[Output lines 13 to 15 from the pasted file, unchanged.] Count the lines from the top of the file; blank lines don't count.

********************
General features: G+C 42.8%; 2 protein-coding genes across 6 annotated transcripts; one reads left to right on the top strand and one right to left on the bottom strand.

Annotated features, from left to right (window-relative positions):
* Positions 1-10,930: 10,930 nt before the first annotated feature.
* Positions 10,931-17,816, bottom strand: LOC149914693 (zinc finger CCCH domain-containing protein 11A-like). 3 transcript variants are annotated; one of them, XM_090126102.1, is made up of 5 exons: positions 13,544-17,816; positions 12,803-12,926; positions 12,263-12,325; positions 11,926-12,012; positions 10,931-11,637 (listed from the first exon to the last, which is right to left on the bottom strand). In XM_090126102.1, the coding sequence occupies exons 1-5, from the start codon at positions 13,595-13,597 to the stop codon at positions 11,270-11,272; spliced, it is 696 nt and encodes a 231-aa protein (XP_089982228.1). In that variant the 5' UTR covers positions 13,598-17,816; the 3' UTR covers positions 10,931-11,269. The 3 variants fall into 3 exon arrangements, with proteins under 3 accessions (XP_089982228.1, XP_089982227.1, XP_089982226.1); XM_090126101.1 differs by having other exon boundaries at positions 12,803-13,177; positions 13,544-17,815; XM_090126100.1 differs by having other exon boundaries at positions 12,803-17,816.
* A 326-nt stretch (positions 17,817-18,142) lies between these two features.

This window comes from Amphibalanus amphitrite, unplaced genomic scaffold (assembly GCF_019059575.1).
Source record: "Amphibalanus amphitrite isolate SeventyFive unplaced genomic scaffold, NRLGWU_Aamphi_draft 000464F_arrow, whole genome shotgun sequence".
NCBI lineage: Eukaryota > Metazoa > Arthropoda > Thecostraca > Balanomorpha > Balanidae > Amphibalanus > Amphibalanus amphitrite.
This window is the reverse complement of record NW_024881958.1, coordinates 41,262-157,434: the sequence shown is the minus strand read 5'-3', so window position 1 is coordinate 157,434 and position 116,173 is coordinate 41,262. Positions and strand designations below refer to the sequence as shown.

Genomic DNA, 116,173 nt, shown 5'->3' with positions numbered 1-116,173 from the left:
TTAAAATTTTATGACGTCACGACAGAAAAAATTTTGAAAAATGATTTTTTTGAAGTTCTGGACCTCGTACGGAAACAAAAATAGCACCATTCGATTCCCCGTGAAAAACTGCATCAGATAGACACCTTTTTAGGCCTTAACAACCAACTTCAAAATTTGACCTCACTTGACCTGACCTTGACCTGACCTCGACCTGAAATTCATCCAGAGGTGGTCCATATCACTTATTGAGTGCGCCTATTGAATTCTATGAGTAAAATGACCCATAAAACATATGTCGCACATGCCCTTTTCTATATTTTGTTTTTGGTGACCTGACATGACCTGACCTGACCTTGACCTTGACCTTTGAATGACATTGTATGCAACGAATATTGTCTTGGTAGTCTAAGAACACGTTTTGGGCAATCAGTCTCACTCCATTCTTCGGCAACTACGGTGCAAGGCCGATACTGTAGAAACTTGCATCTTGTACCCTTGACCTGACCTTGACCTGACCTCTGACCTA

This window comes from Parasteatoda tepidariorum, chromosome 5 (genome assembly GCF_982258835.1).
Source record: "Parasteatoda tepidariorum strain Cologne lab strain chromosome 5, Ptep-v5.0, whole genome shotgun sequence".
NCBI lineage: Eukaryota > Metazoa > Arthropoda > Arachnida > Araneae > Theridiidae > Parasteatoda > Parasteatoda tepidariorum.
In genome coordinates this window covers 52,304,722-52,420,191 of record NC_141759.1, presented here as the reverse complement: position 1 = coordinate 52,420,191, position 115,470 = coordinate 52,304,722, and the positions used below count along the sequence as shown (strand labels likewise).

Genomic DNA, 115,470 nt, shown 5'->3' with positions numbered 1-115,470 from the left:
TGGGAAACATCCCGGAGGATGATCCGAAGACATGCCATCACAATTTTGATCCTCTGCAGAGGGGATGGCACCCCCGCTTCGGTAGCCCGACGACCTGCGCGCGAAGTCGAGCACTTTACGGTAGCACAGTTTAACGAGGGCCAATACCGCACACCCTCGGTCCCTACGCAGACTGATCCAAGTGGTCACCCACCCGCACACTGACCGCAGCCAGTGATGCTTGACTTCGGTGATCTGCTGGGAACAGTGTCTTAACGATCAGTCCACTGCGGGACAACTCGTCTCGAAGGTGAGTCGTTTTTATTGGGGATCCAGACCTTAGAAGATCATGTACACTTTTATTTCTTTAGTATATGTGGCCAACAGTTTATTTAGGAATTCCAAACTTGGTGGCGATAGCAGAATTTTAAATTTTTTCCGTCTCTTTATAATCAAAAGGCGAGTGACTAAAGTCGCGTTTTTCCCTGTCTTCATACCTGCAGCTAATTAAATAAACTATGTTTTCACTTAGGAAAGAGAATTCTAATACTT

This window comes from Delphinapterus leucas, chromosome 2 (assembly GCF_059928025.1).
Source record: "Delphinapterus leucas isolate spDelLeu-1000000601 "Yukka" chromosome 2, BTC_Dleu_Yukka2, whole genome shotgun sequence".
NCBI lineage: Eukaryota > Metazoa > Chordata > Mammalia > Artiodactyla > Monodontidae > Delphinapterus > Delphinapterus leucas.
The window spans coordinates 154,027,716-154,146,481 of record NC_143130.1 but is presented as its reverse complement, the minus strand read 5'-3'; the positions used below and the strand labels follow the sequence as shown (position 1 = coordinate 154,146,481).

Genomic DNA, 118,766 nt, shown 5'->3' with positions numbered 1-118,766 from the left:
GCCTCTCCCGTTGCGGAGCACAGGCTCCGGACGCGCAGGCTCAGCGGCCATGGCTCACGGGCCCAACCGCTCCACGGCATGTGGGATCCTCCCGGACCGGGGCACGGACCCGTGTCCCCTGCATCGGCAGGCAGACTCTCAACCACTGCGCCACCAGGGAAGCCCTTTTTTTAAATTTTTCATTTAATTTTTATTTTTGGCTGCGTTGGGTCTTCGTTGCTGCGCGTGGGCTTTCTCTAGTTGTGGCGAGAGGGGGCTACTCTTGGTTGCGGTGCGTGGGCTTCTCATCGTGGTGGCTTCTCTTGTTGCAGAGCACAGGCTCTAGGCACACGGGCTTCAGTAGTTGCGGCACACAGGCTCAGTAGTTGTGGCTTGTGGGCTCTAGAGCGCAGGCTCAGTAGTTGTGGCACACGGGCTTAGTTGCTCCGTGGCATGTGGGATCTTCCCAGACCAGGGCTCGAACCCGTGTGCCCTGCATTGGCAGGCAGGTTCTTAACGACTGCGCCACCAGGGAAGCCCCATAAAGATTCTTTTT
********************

Source record: "Parasteatoda tepidariorum strain Cologne lab strain chromosome 5, Ptep-v5.0, whole genome shotgun sequence".
NCBI lineage: Eukaryota > Metazoa > Arthropoda > Arachnida > Araneae > Theridiidae > Parasteatoda > Parasteatoda tepidariorum.
In genome coordinates this window covers 52,304,722-52,420,191 of record NC_141759.1, presented here as the reverse complement: position 1 = coordinate 52,420,191, position 115,470 = coordinate 52,304,722, and the positions used below count along the sequence as shown (strand labels likewise).